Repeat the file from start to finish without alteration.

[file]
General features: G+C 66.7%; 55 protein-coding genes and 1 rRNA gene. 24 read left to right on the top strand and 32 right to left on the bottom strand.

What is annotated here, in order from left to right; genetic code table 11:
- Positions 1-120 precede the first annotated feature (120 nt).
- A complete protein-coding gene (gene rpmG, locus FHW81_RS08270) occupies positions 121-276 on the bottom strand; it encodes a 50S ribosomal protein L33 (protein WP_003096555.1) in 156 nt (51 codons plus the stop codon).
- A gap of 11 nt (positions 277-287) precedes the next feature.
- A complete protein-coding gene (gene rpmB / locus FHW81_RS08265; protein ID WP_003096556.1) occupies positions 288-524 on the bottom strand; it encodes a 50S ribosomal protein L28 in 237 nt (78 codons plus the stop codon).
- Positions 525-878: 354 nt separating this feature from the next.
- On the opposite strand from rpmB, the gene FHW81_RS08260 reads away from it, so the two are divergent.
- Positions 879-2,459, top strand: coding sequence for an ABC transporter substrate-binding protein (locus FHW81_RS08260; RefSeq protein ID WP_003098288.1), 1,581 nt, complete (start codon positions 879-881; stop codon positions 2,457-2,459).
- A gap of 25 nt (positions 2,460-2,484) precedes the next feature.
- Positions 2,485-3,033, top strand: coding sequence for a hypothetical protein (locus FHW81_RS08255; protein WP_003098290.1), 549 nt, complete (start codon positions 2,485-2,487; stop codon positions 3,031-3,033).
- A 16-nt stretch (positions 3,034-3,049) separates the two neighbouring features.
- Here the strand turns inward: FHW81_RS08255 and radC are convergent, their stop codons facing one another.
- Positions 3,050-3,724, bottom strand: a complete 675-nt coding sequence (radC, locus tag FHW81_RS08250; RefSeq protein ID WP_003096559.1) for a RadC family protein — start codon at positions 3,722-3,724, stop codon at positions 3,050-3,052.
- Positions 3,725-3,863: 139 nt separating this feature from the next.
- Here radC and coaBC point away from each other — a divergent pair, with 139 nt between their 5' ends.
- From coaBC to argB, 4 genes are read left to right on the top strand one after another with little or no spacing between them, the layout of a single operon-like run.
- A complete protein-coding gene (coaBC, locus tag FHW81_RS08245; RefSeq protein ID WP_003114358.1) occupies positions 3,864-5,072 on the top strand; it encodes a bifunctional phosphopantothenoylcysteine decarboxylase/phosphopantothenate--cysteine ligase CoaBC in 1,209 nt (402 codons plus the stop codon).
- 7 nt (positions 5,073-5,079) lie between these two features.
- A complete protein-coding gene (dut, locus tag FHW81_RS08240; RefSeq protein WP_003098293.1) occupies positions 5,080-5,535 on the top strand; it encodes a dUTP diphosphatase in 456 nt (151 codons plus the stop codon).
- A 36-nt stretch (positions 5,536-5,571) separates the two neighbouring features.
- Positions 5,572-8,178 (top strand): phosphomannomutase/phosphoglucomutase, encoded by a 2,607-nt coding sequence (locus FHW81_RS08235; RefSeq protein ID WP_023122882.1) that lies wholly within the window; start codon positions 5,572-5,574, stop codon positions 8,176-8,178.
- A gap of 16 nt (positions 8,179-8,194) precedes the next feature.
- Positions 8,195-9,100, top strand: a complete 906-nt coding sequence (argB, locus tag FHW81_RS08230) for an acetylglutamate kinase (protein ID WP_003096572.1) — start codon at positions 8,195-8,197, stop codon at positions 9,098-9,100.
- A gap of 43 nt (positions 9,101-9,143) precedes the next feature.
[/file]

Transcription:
General features: G+C 66.7%; 55 protein-coding genes and 1 rRNA gene. 24 read left to right on the top strand and 32 right to left on the bottom strand.

What is annotated here, in order from left to right; genetic code table 11:
- Positions 1-120 precede the first annotated feature (120 nt).
- A complete protein-coding gene (gene rpmG, locus FHW81_RS08270) occupies positions 121-276 on the bottom strand; it encodes a 50S ribosomal protein L33 (protein WP_003096555.1) in 156 nt (51 codons plus the stop codon).
- A gap of 11 nt (positions 277-287) precedes the next feature.
- A complete protein-coding gene (gene rpmB / locus FHW81_RS08265; protein ID WP_003096556.1) occupies positions 288-524 on the bottom strand; it encodes a 50S ribosomal protein L28 in 237 nt (78 codons plus the stop codon).
- Positions 525-878: 354 nt separating this feature from the next.
- On the opposite strand from rpmB, the gene FHW81_RS08260 reads away from it, so the two are divergent.
- Positions 879-2,459, top strand: coding sequence for an ABC transporter substrate-binding protein (locus FHW81_RS08260; RefSeq protein ID WP_003098288.1), 1,581 nt, complete (start codon positions 879-881; stop codon positions 2,457-2,459).
- A gap of 25 nt (positions 2,460-2,484) precedes the next feature.
- Positions 2,485-3,033, top strand: coding sequence for a hypothetical protein (locus FHW81_RS08255; protein WP_003098290.1), 549 nt, complete (start codon positions 2,485-2,487; stop codon positions 3,031-3,033).
- A 16-nt stretch (positions 3,034-3,049) separates the two neighbouring features.
- Here the strand turns inward: FHW81_RS08255 and radC are convergent, their stop codons facing one another.
- Positions 3,050-3,724, bottom strand: a complete 675-nt coding sequence (radC, locus tag FHW81_RS08250; RefSeq protein ID WP_003096559.1) for a RadC family protein — start codon at positions 3,722-3,724, stop codon at positions 3,050-3,052.
- Positions 3,725-3,863: 139 nt separating this feature from the next.
- Here radC and coaBC point away from each other — a divergent pair, with 139 nt between their 5' ends.
- From coaBC to argB, 4 genes are read left to right on the top strand one after another with little or no spacing between them, the layout of a single operon-like run.
- A complete protein-coding gene (coaBC, locus tag FHW81_RS08245; RefSeq protein ID WP_003114358.1) occupies positions 3,864-5,072 on the top strand; it encodes a bifunctional phosphopantothenoylcysteine decarboxylase/phosphopantothenate--cysteine ligase CoaBC in 1,209 nt (402 codons plus the stop codon).
- 7 nt (positions 5,073-5,079) lie between these two features.
- A complete protein-coding gene (dut, locus tag FHW81_RS08240; RefSeq protein WP_003098293.1) occupies positions 5,080-5,535 on the top strand; it encodes a dUTP diphosphatase in 456 nt (151 codons plus the stop codon).
- A 36-nt stretch (positions 5,536-5,571) separates the two neighbouring features.
- Positions 5,572-8,178 (top strand): phosphomannomutase/phosphoglucomutase, encoded by a 2,607-nt coding sequence (locus FHW81_RS08235; RefSeq protein ID WP_023122882.1) that lies wholly within the window; start codon positions 5,572-5,574, stop codon positions 8,176-8,178.
- A gap of 16 nt (positions 8,179-8,194) precedes the next feature.
- Positions 8,195-9,100, top strand: a complete 906-nt coding sequence (argB, locus tag FHW81_RS08230) for an acetylglutamate kinase (protein ID WP_003096572.1) — start codon at positions 8,195-8,197, stop codon at positions 9,098-9,100.
- A gap of 43 nt (positions 9,101-9,143) precedes the next feature.